Intimacy, the Physical and the New Covenant – 5th Sunday in Lent

Behold, the days are coming, says Jehovah, when I will cut a new Covenant with the house of Israel and with the house of Judah …  this is the Covenant that I will cut with the house of Israel after those days, says Jehovah: I will put My teachings [TORAH]  in their inward parts, and write it on their hearts; I will be their God, and they shall be My People.  … for they all shall know Me, from the least to the greatest of them, says Jehovah…  [Jeremiah 31:31-34]

On the night before His death, Jesus gives us the Blood of a New Covenant and we are on the threshold of what God foretold through Jeremiah.  It is hard to not be confronted with the idea of Covenant as we draw near to Good Friday since it revolves around this key theme in the Bible.  This is a good time to look at the essential foundation from which this relationship comes.

What can be startling is the idea that Almighty God is hampered: He is hampered because in this universe He has no physical form by which we can recognize Him or see Him at work.  But please keep in mind that this was no accident –  He planned it this way.  He could have created the universe so that He could be obviously seen – after all, on the Last Day, in “the new heaven and the new earth,” there will be no trouble seeing God in His majesty.  So why then is He not to be seen in this present heaven and earth?

It is because God chose to do something we would never have imagined, and it is one of the great mysteries about Him. On one hand, He obviously does not need angels to accomplish His will, and for that matter, He really doesn’t need us either.  In fact, one might think that we humans too often get in His way and are too much of a bother and a liability to what He wants to do.  Yet His design is to make us be an essential partner in what He does.

Think about it: what activity does God do that does not depend on using humans?  Whether it be clothing the naked, or feeding the hungry, sheltering a stranger, touching the hurts of a person, taking ecological care of creation, or whatever the task may be, humans are the visible means by which these things are accomplished.  He does not use angels, and He will not do it in any other way.  In fact, we are so essential, that when we will not do what He wants, it just will not get done, even in such crucial things as demonstrating forgiveness, portraying love, or making disciples of all nations – somewhere a human has to be involved for these things to happen to others.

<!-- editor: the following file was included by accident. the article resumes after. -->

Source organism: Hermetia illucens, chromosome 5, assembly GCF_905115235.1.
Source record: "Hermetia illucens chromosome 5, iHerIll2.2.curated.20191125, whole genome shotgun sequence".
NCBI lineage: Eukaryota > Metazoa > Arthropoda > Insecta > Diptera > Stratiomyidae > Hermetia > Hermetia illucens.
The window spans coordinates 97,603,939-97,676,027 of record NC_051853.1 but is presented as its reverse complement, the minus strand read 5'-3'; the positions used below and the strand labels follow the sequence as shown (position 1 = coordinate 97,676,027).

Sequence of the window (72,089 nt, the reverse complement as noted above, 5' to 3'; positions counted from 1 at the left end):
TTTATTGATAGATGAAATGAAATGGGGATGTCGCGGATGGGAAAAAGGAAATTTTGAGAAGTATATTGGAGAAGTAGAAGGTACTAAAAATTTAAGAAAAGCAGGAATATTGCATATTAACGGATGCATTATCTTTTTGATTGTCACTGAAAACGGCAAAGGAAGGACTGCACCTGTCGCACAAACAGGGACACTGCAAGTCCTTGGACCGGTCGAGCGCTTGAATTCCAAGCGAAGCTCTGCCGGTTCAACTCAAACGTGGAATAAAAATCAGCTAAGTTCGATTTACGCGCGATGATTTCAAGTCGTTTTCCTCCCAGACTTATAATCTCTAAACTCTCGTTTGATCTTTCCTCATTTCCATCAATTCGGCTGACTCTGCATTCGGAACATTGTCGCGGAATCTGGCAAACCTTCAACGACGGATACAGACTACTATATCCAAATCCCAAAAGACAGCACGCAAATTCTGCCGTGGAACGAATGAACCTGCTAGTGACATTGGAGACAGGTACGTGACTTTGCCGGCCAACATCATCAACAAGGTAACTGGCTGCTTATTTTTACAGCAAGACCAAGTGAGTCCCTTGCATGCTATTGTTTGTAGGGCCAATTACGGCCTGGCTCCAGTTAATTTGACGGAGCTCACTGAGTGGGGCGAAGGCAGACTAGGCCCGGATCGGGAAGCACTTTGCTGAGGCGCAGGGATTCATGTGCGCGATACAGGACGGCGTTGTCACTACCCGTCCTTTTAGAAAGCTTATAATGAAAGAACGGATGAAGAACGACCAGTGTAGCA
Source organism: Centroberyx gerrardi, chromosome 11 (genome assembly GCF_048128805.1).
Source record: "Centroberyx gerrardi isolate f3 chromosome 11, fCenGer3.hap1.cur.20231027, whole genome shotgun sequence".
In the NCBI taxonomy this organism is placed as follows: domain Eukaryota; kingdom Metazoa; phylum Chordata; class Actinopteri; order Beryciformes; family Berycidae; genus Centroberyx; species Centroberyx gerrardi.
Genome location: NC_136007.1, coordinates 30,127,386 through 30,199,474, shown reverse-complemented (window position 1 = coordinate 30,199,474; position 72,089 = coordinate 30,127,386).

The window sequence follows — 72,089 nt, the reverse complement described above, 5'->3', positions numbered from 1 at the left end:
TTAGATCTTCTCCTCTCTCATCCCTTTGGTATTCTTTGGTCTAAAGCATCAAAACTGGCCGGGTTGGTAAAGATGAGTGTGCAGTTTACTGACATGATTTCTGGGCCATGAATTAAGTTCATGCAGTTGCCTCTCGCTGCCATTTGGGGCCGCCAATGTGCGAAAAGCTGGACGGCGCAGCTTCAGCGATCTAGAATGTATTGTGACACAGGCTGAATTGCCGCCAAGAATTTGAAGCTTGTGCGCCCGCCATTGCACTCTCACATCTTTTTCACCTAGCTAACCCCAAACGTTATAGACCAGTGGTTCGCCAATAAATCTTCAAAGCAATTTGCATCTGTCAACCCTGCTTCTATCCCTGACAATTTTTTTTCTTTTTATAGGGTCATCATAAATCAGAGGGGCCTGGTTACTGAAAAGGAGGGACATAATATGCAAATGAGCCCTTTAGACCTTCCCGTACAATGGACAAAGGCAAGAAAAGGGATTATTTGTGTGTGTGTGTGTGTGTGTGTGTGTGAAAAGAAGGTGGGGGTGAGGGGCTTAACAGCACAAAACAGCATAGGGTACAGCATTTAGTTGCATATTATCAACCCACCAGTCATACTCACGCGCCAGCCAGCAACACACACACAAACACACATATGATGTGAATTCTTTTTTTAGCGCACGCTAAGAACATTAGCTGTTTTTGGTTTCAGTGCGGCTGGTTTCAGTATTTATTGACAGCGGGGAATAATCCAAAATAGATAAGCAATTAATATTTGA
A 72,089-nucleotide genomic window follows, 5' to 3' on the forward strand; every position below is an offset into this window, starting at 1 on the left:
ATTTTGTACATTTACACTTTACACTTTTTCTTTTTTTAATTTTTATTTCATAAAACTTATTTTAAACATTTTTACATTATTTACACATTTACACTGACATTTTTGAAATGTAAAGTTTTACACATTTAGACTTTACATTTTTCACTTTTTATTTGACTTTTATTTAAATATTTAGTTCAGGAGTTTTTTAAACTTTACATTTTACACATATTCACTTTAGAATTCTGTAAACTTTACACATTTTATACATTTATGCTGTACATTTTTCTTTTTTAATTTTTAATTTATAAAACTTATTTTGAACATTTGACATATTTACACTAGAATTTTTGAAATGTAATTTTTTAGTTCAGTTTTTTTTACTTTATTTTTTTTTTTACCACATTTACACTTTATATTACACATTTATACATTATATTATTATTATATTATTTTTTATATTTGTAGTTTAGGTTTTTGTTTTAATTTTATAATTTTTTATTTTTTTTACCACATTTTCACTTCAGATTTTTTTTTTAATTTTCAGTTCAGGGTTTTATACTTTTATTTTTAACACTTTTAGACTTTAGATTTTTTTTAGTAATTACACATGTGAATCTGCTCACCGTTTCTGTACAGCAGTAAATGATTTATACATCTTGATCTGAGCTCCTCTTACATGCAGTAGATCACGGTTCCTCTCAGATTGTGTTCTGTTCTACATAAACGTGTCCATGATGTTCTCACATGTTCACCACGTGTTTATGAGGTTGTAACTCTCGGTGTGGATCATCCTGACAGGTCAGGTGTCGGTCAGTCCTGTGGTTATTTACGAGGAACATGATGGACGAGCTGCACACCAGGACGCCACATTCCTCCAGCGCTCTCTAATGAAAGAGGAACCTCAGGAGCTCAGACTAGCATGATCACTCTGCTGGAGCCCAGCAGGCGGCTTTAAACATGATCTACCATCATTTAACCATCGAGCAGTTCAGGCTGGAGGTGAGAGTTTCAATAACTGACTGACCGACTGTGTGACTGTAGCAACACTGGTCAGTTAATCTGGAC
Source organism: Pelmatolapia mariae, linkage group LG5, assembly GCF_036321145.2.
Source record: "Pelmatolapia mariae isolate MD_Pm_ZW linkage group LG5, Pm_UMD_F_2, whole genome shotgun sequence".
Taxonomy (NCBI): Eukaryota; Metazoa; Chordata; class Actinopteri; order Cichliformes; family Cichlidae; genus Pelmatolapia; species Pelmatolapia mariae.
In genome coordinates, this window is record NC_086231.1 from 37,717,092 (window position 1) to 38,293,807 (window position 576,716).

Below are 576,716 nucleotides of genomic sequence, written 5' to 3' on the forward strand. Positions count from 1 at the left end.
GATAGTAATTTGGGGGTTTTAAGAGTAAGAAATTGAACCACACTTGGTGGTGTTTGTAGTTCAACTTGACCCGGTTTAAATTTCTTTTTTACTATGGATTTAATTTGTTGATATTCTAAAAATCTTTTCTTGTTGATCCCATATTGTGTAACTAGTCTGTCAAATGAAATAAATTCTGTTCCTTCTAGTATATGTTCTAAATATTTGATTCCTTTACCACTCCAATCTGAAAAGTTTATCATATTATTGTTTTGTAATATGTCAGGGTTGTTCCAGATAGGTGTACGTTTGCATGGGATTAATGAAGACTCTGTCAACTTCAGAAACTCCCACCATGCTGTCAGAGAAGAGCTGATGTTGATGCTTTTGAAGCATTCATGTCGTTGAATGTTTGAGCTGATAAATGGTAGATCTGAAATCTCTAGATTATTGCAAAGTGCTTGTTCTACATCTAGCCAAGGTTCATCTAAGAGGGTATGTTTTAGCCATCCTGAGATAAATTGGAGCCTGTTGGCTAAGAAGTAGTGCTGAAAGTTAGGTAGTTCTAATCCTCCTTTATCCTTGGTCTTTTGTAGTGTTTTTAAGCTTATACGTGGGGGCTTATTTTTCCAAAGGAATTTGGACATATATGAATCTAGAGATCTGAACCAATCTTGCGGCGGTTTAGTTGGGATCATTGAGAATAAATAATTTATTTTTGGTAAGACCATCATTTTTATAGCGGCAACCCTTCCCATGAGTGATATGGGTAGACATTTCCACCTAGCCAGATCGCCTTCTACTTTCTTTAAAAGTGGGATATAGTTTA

This actually hints at something even more astounding: this partnership is the result of an intimate closeness that Jehovah resolved would be between mankind and Himself – a closeness that is called “Covenant.”  Right from the beginning, Adam is in the image of God: the very breath of God is in Him; the Life of God flows through him; and he is the hands, heart, and representation of God to all of creation.  Although there are responsibilities and obligations, this connection is based upon the heart.

It is an intimacy that is sharply broken when Adam and Eve rebel.  Yet that very day, God steps in to give hope and to restore this connection: first, by means of a temporary fix through the sacrifices, but all the while, right from the beginning, also pointing to the more permanent solution of Jesus.  And Jehovah refuses to stand aloof from His original intent, so, in such yearning of His heart, time and again He reestablishes and reinforces this Covenant intimacy.

A most important example occurs with Abraham. Jehovah’s essence – Covenant would describe it as God’s Lifeblood –, now is to flow through Abraham’s veins and in his life.  This special bond between God and man is to be passed from generation to generation through the act of Circumcision.

Israel is established as God’s unique People – theirs now is that partnership where they would be God’s physical presence in this world: they would be His hands and feet and voice among the nations; through them would come the ultimate solution which would reestablish forever the intimacy that God had always determined for mankind.

But those early Covenants are flawed.  Yes, Israel fails in this relationship time and again and that is a weakness of these Covenants.  But actually the most telling flaws are both in the set-up of Covenant as well as in God Himself.

Covenant comes “out of the gate” flawed because as powerful as it appears, in reality it is actually impotent.  Throughout the Bible, indeed throughout the world, this relationship is based on the idea that by mingling the  Bloods of its participants it declares that now the same Blood flows between them: they are therefore joined by one Blood, one Life and one Soul.  In essence, they would become each other’s hands, feet, heart, and so forth – they would be the “physical representation” of each other; they would be a mirror reflection of the Covenant relationship between God and man.